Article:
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Nation’s cut-price health system ‘performs well’: OECD

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Australia’s health system has been given a big tick by the Organisation for Economic Co-operation and Development for delivering world-class life expectancy and cancer survival rates despite below-average funding.

In its latest Health at a Glance report, the OECD reported that Australia’s average life expectancy of 82.2 years was the sixth highest among the world’s richest countries, and its record on breast and colorectal cancer survival was “among the best”.

Significantly, given the Federal Government’s claims of unsustainable growth in health spending, the Organisation reported that Australia’s expenditure was 8.8 per cent of gross domestic product, below the OECD average of 8.9 per cent.

“Australia performs well in terms of overall population health status,” the OECD said. “[It] achieves good outcomes relatively efficiently.”

But, echoing AMA arguments for increased investment in general practice, the Organisation said the country could cost-effectively achieve even better outcomes if it cut down on the number of patients with chronic health problems who end up in hospital.

It found that Australia had among the highest rates of avoidable hospitalisations for patients with asthma and chronic obstructive pulmonary disease among its member countries, and recommended a greater emphasis on treatment by family doctors.

“Effective treatment for these conditions can be delivered at a primary care level, negating the need for hospital admissions that are not in the best interests of patients, and are more costly for the health system,” the OECD said. “A well-organised primary health care system emphasises health promotion and prevention, and educating patients about self-management of chronic disease.”

Its comments are in line with AMA calls for greater support for GPs in managing patients with chronic conditions and providing health promotion and preventive care, and came a day after the release of a major report showing there has been a blow-out in the demands faced by GPs from an aging population with increasingly complex health needs.

The Bettering the Evaluation and Care of Health (BEACH) report from Sydney University’s Family Medicine Research Centre found that older patients were seeing their GP more often, and with a wider array of health problems.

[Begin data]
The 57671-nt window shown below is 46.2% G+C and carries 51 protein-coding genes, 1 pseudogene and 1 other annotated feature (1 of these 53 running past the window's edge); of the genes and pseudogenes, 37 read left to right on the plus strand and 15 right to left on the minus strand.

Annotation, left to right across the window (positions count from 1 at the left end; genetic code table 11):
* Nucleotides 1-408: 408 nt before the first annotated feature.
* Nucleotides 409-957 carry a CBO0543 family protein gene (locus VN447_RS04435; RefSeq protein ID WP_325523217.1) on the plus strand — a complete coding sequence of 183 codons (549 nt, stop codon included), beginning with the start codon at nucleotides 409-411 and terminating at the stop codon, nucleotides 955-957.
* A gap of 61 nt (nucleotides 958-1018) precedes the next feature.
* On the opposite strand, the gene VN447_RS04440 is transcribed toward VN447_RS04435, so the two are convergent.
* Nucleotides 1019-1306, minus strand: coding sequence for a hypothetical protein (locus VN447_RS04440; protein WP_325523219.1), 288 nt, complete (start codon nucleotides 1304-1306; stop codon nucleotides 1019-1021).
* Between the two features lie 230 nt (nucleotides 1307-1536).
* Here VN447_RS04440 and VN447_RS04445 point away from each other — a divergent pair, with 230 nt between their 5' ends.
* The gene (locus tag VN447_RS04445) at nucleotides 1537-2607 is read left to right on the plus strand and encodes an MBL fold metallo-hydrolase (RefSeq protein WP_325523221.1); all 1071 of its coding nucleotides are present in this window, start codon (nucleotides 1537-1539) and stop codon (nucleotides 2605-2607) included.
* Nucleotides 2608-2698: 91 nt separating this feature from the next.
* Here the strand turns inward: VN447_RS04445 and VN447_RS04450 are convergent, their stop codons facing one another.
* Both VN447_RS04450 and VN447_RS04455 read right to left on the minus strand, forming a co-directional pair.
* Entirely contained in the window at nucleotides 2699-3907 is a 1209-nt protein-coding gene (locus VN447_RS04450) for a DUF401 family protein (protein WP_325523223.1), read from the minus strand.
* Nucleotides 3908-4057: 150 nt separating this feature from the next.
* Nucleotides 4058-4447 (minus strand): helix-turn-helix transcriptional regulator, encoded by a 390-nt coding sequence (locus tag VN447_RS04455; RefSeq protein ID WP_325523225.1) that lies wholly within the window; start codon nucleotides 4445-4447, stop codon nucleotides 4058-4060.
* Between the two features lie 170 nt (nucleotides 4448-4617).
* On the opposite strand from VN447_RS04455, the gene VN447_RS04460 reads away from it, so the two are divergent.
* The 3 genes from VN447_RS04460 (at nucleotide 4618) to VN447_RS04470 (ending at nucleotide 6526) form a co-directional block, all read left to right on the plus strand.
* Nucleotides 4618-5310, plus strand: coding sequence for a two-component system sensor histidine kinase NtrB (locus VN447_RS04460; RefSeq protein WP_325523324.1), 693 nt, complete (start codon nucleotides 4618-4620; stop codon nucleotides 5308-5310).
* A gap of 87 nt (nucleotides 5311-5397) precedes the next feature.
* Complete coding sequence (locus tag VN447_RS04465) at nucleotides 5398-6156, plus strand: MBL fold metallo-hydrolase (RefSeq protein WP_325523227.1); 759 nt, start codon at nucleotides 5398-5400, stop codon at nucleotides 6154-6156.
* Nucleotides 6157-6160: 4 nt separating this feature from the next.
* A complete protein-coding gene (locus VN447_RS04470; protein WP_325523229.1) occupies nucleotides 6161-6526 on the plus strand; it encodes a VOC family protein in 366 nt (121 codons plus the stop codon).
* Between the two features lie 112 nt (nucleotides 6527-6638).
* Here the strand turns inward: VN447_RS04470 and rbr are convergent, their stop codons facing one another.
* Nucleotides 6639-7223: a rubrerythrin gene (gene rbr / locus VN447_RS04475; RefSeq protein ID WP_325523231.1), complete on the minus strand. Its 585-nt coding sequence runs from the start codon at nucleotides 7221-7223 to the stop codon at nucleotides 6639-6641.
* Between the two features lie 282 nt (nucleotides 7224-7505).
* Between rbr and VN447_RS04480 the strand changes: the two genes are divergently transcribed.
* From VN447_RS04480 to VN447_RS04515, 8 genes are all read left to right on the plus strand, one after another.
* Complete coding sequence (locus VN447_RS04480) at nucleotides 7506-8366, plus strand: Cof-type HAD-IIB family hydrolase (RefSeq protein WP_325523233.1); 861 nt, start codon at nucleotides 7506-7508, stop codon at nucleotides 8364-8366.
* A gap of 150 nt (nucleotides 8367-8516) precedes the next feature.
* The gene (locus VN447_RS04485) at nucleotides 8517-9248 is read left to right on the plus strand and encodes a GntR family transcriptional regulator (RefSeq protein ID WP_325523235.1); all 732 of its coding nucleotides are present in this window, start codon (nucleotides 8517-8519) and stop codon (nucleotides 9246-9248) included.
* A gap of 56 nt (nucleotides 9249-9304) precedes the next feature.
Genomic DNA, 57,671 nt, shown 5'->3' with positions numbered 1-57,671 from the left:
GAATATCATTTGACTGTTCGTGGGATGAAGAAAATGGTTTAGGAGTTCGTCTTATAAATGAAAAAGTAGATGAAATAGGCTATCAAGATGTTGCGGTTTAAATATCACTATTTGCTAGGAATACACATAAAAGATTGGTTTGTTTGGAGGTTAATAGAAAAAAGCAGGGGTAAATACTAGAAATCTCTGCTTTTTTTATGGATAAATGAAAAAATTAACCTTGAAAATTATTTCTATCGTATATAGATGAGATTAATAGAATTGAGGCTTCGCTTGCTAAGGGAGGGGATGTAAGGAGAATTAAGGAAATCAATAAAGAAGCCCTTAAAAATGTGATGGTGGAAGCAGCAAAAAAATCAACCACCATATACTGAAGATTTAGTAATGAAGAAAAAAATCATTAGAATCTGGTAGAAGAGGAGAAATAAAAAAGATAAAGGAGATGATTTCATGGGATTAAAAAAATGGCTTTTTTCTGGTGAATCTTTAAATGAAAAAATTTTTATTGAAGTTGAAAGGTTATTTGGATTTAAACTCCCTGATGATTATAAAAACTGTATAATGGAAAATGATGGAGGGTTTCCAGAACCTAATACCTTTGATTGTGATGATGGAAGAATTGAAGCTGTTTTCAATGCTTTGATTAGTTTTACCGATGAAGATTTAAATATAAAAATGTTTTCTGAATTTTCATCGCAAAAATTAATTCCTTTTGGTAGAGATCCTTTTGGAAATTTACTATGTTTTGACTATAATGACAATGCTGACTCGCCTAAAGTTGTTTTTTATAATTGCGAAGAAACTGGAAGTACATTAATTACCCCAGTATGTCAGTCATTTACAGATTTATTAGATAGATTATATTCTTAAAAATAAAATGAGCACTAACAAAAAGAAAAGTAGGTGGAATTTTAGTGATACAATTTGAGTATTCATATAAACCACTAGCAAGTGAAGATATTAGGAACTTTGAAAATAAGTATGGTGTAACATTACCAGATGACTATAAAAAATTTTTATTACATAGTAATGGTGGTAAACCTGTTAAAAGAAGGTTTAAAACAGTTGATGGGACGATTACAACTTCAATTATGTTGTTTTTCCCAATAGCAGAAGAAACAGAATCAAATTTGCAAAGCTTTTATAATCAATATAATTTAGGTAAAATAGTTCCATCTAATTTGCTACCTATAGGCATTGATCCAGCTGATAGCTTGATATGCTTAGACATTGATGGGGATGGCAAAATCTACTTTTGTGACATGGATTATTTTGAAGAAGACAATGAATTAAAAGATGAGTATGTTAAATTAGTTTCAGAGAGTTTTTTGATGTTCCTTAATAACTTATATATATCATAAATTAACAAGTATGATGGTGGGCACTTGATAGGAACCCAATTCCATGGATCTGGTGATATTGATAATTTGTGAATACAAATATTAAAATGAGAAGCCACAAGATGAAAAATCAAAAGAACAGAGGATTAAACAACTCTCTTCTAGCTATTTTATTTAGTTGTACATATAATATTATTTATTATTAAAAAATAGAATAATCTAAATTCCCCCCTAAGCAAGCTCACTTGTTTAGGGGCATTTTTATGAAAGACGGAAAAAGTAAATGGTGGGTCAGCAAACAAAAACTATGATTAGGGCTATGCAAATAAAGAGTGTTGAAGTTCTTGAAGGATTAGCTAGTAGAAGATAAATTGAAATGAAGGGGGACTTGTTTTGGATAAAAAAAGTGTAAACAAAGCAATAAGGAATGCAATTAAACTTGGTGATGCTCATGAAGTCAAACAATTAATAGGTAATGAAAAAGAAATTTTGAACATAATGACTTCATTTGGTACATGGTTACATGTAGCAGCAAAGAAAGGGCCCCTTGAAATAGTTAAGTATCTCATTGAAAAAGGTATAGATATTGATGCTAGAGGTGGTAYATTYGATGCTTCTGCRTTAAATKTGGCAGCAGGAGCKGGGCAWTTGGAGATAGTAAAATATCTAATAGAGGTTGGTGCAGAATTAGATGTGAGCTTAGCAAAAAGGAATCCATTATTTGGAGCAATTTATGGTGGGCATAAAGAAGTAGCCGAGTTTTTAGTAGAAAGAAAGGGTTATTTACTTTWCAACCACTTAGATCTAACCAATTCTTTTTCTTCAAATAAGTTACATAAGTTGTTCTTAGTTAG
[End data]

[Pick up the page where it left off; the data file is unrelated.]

Because of this, doctors are having to spend more time with each patient – on average, a little less than 15 minutes – heightening the financial strain caused by the increasingly inadequate Medicare rebate, which has been frozen by the Federal Government until mid-2018.

The BEACH researchers said GPs were playing a crucial ‘gatekeeper’ role in preventing duplication and ensuring the coordination and continuity of care patients receive from hospitals, specialists, allied health professionals and other providers, and recommended greater support for them in carrying out the role.

With the incidence of patients with multiple complex and chronic health complaints set to increase as the population ages, AMA President Professor Brian Olwer said the Government needed to lift its investment in general practice.

Out-of-pocket costs among highest

AMA concerns that the Government is increasingly abrogating its health responsibilities and dumping more of the cost of care on to patients, the OECD found that Australians face above average out-of-pocket costs.

It reported that 20 per cent of health spending comes directly from the pockets of patients – much more than is faced by patients in other countries with Government-funded health systems like the United Kingdom, Canada and New Zealand – and jumped by 1 percentage point between 2008 and 2012.

The OECD warned that in such an environment, there was a heightened risk that increasing the barriers to access to care could “unduly affect” the sickest and most vulnerable.

In conclusions that that endorse the AMA’s successful campaign last year and early this year against Coalition Government proposals for an up-front patient charge to see their GP, the OECD said that “co-payments remain a blunt policy instrument that can have many unintended consequences, particularly when the prevailing economic conditions are simultaneously reducing incomes for many citizens”.

“The risk remains that citizens forego needed care that can have long-term adverse health outcomes,” it said.

“Given the current level of out-of-pocket payments in Australia, there is a need to ensure that policy options aimed at improving the appropriate use of care do not unduly affect the most vulnerable, and the overall burden of out-of-pocket payment I the community more generally.”

The OECD report can be viewed at: http://www.oecd.org/health/health-at-a-glance-19991312.htm

An interactive chart comparing Australian and OECD helath spending can be viewed at the folling link: 

Adrian Rollins